I have owned several Marlin firearms thru the years. i think they are fine firearms, at least the REAL Marlins. I have only read horror stories about Rem-lins. anyway, I was looking on Gun Broker, and found several firearms that the owner is talking about a stamp on the gun of " JM ". what does this mean? and how would it influence a guns value, everything else being equal. and where would the stamp be found? i at some point, would like to buy an 1895CB model. I have an 1895G, which i bought because of the price tag. i was trying to decide which i wanted, a short barrel or long barrel, when i stumbled across the "G" gun, so i let that decide. it does everything i could ever ask it to do. but i have always liked long barreled guns. so until i own a "CB", i will never be happy. and for some reason, which i can not even come close to explaining, a 25-20 is something i have become interested in. other than small game or paper targets, i have no idea what for, but that little cartridge is just so cute. it would make an awesome gun for my daughter. infusing lever guns into my kids blood is a goal i have set. and while i already have my son hooked with my 30-30, my 9 year old daughter is still in the 22 stage. for some reason, she loves my Marlin 783 22 magnum. she has her own 22 bolt action (cz452), but after shooting the magnum, it seems to have lost most of its appeal to her. anyway, getting back to the reason for my post, i am just an average shooter, but ran across the JM stamp, and was curious. any information would be appreciated. thanks!
BRING ENOUGH GUN! GO GREEN! recycle every member of congress! every term!
The JM stamp is found on the left (port) side of the barrel at the point where the barrel meets the receiver. The Rem-lins have a REM stamp on the right (starboard) side of the barrel, again, just above where the barrel meets the receiver. The JM marks a weapon built by the old , veteran Marlin team—the ones who built quality weapons before Remington bought the company and fired the ones who new what they were doing.
The Remlins were built by inexperienced personnel so the quality suffered. At present, therefore, a wise man will look for a JM-stamped Marlin, and be willing to pay a premium for its quality. If one does purchase a REM-stamped rifle, one will examine very, very carefully to be sure the stock's fit and finish are good, that the barrel is straight and has the sights properly aligned. I had the opportunity of comparing a new JM with a new REM Marlin last year. Both were on the rack at my local Gander Mountain. Even I, a rookie in the Marlin camp—and to shooting, really, could see the difference between the two pieces. The JM was clearly a superior product.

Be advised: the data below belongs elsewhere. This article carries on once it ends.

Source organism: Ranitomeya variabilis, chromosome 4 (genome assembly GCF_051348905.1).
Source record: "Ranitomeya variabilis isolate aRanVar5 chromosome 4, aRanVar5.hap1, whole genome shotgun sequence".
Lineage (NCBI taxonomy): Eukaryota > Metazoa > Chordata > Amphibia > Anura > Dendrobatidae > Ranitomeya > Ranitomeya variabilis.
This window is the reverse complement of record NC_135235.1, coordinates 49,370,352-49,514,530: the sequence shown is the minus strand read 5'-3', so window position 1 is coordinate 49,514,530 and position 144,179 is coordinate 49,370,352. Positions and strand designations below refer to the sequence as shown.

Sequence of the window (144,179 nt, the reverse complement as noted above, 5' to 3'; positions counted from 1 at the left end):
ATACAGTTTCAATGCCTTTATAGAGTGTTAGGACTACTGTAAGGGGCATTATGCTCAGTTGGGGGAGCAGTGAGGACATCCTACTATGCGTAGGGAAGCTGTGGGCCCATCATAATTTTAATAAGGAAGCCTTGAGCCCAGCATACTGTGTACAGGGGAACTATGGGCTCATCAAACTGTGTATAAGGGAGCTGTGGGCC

Given another two years, Remington may be able to make a quality weapon. We are beginning to see reports of good weapons, already. But the good ones are too rare to think that Remlins are equal to Marlins, at least not yet.
“I won’t be wronged, I won’t be insulted, and I won’t be laid a hand on. I don’t do these things to other people, and I require the same from them.” – The Shootist (1976)
That JM stamp could be on either the right or left side, it depends if the stamper was right handed or left handed and which way the gun was running... This was told to me from an employee from Marlin plant...
Also, sometimes it can be a light hit and look a little deformed or not a complete JM
I also like the CZ452/453 rifles, i have the 452 22mag and would like to get a 452 22LR in the future.
An early Remlin could also have a "JM" stamp on the barrel. The only way to know for sure if it's a Remlin is the serial # will begin with "MR"!
The jm on my 336 has the oval and is more on top tha on either side.
I was not impressed with the new Marlins with the REP stamp. They just did not feel right. I would get a JM stamped one and be happy for a long time.
It seems from what I'm seeing in posts here on MOF from mid 2011 on the "Remlin reviews" were much improved. I think guys like you, and others have helped our members know what to look for and avoid. I also think there are a LOT of lemon's floating around out there, and LGS owners who are too greedy to send back obviously bad ones, since even the Remlin's are scarce. Searching for a "good" relin is like hunting for anything else . . . but their resale value isn't. Find a good one and it's a woods gun you can not worry about beating up. - hutch